NBA Season Preview: Minnesota Timberwolves

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Last season: 15-67, second worst record in the NBA last season, although at the end of the campaign they were playing worse ball than the Nets.

Head Coach: Kurt Rambis enters his second year with this question: How good a coach is he? I’m not sold we’ll get the answer. The Timberwolves brought him in to run the triangle offense then gave him personnel that poorly suits it (strong shooting point guards, for one). Minnesota didn’t totally abandon the traditional triangle, but it was pretty heavily modified last season. Will it be more of the same this season?

Key Departures: Al Jefferson, Ryan Gomes, Ramon Sessions, Ryan Hollins

Key Additions: They brought back Darko Milicic for four years at $20 million. I am not as down on the idea of bringing Milicic back as most — he’s a good passing big man who is a decent fit if they’d run the triangle offense — but the price is mind numbing. They were bidding against themselves for his services yet they seemed to keep driving up the price. If this were two years $6 million, it would be a decent risk. At this price it’s a mistake.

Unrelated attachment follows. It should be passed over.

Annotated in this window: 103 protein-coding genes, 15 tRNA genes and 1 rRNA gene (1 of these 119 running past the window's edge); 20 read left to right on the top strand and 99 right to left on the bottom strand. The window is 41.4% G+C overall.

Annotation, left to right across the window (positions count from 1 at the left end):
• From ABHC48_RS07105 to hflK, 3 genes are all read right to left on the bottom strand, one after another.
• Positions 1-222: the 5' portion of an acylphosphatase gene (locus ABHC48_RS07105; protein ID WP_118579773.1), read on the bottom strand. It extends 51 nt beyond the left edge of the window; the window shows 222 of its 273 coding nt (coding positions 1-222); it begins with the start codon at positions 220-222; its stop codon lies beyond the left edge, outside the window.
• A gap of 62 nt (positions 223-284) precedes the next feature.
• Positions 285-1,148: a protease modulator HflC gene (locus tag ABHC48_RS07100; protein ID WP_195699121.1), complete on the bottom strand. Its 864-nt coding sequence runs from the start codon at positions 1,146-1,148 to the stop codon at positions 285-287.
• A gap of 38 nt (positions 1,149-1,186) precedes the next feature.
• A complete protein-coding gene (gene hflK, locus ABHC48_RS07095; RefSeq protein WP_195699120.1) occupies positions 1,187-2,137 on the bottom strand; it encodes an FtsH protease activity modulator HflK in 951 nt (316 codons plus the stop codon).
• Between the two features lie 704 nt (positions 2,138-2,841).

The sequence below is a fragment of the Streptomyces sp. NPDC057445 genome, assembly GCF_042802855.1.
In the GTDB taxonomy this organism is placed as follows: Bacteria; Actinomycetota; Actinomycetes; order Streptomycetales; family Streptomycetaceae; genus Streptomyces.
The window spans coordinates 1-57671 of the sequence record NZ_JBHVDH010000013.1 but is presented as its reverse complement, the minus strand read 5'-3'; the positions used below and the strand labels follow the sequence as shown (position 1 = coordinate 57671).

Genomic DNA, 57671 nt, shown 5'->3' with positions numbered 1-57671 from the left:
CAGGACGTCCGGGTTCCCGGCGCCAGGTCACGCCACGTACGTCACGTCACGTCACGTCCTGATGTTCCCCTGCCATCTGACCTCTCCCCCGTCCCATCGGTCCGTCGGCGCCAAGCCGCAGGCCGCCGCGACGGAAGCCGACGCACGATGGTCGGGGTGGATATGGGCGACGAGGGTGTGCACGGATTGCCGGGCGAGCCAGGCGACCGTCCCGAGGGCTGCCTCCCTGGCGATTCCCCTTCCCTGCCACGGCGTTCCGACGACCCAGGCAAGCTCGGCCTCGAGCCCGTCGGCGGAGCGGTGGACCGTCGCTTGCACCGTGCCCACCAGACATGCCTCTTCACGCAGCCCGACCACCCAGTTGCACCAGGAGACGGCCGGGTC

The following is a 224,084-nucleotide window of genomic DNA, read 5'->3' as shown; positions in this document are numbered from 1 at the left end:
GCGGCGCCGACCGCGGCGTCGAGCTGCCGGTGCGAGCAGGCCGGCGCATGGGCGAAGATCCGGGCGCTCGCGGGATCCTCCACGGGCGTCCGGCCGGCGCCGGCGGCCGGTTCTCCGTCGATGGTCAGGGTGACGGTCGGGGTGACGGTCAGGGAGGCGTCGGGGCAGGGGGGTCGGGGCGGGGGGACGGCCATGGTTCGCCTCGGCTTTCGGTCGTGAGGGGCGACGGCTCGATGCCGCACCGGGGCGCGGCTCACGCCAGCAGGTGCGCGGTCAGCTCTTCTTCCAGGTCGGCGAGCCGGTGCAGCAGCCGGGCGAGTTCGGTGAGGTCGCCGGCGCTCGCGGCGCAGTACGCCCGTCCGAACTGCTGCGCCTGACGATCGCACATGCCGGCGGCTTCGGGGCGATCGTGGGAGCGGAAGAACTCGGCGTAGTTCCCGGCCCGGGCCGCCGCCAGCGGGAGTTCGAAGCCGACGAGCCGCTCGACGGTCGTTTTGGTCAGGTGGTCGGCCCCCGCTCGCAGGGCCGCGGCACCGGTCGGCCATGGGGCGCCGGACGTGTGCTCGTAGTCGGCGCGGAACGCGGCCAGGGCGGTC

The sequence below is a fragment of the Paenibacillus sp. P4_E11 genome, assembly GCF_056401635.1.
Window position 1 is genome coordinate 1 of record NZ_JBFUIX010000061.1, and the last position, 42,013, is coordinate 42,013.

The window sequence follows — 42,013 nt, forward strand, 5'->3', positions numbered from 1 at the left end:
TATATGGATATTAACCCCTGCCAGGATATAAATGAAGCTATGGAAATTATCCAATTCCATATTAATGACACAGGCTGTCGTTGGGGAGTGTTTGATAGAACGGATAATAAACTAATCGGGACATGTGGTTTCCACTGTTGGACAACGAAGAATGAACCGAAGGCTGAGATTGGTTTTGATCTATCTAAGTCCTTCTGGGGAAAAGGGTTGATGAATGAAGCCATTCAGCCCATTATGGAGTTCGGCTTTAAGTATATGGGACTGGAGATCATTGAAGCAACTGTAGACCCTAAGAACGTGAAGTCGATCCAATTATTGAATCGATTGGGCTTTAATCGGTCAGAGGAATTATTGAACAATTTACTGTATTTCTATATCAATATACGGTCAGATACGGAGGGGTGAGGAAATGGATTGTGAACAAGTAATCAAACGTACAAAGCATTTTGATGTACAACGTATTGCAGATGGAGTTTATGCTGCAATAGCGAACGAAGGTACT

The other additions are not as bad: No. 4 overall pick Wesley Johnson, Michael Beasley (really a good risk to take, they got him for nothing), Martell Webster, Luke Ridnour, Nikola Pekovic, Anthony Tolliver, Sebastian Telfair.

Best case scenario: GM David Kahn’s best case is at the deadline they are able to make a trade that pulls in the superstar player they need to vault Minnesota to the upper echelons of the West.

Most fans best-case scenario is for them to just take a step forward and play some entertaining basketball.

For that to happen: For Kahn’s best case, it will require and act of God. But he is right in this sense — the next step is for this team to get a star player that can really lead them. Debate amongst yourselves if Ricky Rubio is that guy (he’s good but probably not that good). Love, others on this team could be good number twos but there needs to be an Alpha dog. The question is if you think Kahn can get one? Now we’re back to an act of god.

If that is the future, here is the question for this season: What kind of team is this? Kahn keeps saying a running team yet he brought in a coach that runs the triangle (while transition points is one of the core principles of the triangle, it is not a classic running offense). They have not looked like much of a running team in their couple of preseason games.